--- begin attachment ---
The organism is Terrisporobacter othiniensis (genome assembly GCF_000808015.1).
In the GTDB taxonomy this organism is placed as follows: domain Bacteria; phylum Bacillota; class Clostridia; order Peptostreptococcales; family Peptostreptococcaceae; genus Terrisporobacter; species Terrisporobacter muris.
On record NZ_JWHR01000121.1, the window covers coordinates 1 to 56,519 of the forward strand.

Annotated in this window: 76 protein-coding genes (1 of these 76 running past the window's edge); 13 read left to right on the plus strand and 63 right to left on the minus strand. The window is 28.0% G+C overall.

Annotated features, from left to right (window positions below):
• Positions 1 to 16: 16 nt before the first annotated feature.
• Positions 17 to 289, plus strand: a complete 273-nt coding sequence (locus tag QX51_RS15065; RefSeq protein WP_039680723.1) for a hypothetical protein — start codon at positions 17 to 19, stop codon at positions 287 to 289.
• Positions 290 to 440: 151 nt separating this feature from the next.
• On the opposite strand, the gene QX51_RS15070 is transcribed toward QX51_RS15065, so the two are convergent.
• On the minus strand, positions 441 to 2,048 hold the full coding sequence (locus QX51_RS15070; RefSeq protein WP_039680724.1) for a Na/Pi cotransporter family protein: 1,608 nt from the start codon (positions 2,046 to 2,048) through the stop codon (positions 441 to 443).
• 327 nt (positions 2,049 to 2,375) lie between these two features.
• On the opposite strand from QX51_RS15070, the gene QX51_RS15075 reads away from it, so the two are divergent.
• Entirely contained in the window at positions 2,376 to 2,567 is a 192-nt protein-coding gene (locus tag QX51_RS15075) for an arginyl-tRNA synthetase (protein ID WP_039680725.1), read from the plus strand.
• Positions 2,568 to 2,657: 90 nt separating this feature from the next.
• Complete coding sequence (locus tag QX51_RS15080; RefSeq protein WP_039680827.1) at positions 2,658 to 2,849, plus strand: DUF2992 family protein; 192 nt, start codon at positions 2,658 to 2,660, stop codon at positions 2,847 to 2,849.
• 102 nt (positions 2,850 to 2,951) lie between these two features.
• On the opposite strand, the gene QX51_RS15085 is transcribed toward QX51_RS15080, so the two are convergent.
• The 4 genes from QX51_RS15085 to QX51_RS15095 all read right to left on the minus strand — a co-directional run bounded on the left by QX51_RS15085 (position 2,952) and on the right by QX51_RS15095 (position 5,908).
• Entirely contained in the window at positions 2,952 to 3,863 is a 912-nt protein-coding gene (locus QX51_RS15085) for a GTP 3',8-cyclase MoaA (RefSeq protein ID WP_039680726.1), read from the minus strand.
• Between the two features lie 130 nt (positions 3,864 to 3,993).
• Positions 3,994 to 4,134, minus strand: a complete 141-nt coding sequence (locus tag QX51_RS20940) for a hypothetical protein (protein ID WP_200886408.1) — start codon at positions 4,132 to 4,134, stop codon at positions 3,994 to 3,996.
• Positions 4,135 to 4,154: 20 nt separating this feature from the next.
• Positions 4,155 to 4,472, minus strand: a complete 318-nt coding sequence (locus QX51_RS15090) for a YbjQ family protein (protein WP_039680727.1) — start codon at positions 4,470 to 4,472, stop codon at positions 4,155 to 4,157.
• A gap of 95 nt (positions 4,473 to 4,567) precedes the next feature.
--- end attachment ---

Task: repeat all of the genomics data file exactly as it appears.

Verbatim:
The organism is Terrisporobacter othiniensis (genome assembly GCF_000808015.1).
In the GTDB taxonomy this organism is placed as follows: domain Bacteria; phylum Bacillota; class Clostridia; order Peptostreptococcales; family Peptostreptococcaceae; genus Terrisporobacter; species Terrisporobacter muris.
On record NZ_JWHR01000121.1, the window covers coordinates 1 to 56,519 of the forward strand.

Annotated in this window: 76 protein-coding genes (1 of these 76 running past the window's edge); 13 read left to right on the plus strand and 63 right to left on the minus strand. The window is 28.0% G+C overall.

Annotated features, from left to right (window positions below):
• Positions 1 to 16: 16 nt before the first annotated feature.
• Positions 17 to 289, plus strand: a complete 273-nt coding sequence (locus tag QX51_RS15065; RefSeq protein WP_039680723.1) for a hypothetical protein — start codon at positions 17 to 19, stop codon at positions 287 to 289.
• Positions 290 to 440: 151 nt separating this feature from the next.
• On the opposite strand, the gene QX51_RS15070 is transcribed toward QX51_RS15065, so the two are convergent.
• On the minus strand, positions 441 to 2,048 hold the full coding sequence (locus QX51_RS15070; RefSeq protein WP_039680724.1) for a Na/Pi cotransporter family protein: 1,608 nt from the start codon (positions 2,046 to 2,048) through the stop codon (positions 441 to 443).
• 327 nt (positions 2,049 to 2,375) lie between these two features.
• On the opposite strand from QX51_RS15070, the gene QX51_RS15075 reads away from it, so the two are divergent.
• Entirely contained in the window at positions 2,376 to 2,567 is a 192-nt protein-coding gene (locus tag QX51_RS15075) for an arginyl-tRNA synthetase (protein ID WP_039680725.1), read from the plus strand.
• Positions 2,568 to 2,657: 90 nt separating this feature from the next.
• Complete coding sequence (locus tag QX51_RS15080; RefSeq protein WP_039680827.1) at positions 2,658 to 2,849, plus strand: DUF2992 family protein; 192 nt, start codon at positions 2,658 to 2,660, stop codon at positions 2,847 to 2,849.
• 102 nt (positions 2,850 to 2,951) lie between these two features.
• On the opposite strand, the gene QX51_RS15085 is transcribed toward QX51_RS15080, so the two are convergent.
• The 4 genes from QX51_RS15085 to QX51_RS15095 all read right to left on the minus strand — a co-directional run bounded on the left by QX51_RS15085 (position 2,952) and on the right by QX51_RS15095 (position 5,908).
• Entirely contained in the window at positions 2,952 to 3,863 is a 912-nt protein-coding gene (locus QX51_RS15085) for a GTP 3',8-cyclase MoaA (RefSeq protein ID WP_039680726.1), read from the minus strand.
• Between the two features lie 130 nt (positions 3,864 to 3,993).
• Positions 3,994 to 4,134, minus strand: a complete 141-nt coding sequence (locus tag QX51_RS20940) for a hypothetical protein (protein ID WP_200886408.1) — start codon at positions 4,132 to 4,134, stop codon at positions 3,994 to 3,996.
• Positions 4,135 to 4,154: 20 nt separating this feature from the next.
• Positions 4,155 to 4,472, minus strand: a complete 318-nt coding sequence (locus QX51_RS15090) for a YbjQ family protein (protein WP_039680727.1) — start codon at positions 4,470 to 4,472, stop codon at positions 4,155 to 4,157.
• A gap of 95 nt (positions 4,473 to 4,567) precedes the next feature.